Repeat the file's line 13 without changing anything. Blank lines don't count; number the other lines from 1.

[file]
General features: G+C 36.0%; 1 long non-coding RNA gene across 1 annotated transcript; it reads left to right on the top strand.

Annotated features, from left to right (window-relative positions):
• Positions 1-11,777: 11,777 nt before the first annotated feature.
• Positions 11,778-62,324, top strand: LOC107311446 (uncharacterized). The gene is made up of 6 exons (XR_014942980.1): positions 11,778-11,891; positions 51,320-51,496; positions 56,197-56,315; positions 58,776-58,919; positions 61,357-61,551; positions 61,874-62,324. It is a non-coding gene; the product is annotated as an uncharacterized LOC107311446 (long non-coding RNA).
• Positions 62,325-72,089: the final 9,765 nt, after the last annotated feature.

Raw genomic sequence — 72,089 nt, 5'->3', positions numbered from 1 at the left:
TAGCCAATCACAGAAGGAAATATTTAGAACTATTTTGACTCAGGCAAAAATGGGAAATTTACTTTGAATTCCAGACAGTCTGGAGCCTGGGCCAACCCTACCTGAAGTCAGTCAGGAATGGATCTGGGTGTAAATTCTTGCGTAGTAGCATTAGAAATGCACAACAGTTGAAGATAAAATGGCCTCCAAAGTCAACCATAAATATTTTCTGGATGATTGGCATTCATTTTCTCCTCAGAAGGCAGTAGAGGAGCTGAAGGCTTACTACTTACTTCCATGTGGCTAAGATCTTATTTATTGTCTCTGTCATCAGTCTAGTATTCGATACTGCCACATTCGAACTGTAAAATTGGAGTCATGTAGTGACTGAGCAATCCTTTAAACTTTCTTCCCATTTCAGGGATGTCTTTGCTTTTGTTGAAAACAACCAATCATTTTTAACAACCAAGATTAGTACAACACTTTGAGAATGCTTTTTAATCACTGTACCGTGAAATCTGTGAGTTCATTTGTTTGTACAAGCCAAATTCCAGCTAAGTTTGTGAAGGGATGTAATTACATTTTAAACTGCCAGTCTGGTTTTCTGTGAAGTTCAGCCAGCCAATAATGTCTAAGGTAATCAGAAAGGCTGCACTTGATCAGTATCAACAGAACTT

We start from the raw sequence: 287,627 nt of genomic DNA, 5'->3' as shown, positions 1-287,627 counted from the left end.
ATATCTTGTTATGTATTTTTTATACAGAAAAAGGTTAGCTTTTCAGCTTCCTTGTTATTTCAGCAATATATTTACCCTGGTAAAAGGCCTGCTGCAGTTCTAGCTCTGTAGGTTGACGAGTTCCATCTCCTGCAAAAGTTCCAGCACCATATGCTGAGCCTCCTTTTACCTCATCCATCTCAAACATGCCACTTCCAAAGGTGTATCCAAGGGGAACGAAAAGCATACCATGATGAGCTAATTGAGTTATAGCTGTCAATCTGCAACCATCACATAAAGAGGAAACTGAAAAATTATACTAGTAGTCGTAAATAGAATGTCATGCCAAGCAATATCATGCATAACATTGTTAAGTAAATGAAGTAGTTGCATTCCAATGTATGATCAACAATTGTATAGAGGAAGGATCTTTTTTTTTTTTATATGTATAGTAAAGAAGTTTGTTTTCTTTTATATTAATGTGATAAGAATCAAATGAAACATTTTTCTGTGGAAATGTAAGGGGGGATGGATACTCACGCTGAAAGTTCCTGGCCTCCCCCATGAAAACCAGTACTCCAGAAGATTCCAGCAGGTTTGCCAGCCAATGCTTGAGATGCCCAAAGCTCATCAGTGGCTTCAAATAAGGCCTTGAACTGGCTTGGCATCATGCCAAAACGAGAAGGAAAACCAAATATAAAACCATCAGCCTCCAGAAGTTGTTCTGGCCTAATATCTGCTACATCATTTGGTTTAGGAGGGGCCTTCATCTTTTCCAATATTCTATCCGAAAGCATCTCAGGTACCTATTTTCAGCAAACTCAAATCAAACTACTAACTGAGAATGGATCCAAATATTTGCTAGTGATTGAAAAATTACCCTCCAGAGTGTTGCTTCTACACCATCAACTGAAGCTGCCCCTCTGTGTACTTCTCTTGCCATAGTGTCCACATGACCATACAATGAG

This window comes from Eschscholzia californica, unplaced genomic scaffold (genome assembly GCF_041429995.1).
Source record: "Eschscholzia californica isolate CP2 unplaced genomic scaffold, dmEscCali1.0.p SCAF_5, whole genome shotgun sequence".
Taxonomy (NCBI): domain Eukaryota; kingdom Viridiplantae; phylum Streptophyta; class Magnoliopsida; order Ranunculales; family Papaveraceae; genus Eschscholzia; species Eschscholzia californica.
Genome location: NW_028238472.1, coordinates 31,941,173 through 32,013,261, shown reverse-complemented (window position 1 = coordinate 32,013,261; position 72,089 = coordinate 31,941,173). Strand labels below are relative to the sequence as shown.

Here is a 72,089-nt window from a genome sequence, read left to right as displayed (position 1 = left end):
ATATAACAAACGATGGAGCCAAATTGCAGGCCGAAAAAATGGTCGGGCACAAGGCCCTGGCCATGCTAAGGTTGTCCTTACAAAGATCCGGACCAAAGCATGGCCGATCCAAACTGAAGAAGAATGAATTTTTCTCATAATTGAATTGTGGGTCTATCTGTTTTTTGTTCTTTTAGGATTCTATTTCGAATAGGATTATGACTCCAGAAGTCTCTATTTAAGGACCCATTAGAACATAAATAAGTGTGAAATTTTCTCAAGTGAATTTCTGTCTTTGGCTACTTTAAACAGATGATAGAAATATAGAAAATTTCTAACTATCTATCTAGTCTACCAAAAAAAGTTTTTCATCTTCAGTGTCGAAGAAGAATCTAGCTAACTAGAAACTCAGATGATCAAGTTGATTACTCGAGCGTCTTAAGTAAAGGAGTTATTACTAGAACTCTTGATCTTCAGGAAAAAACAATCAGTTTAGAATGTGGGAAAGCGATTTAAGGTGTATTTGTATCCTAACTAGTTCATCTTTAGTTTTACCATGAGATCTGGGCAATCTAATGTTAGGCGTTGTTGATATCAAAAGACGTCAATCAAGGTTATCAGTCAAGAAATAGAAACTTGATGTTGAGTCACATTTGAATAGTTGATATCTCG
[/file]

Genome location: NW_028238472.1, coordinates 31,941,173 through 32,013,261, shown reverse-complemented (window position 1 = coordinate 32,013,261; position 72,089 = coordinate 31,941,173). Strand labels below are relative to the sequence as shown.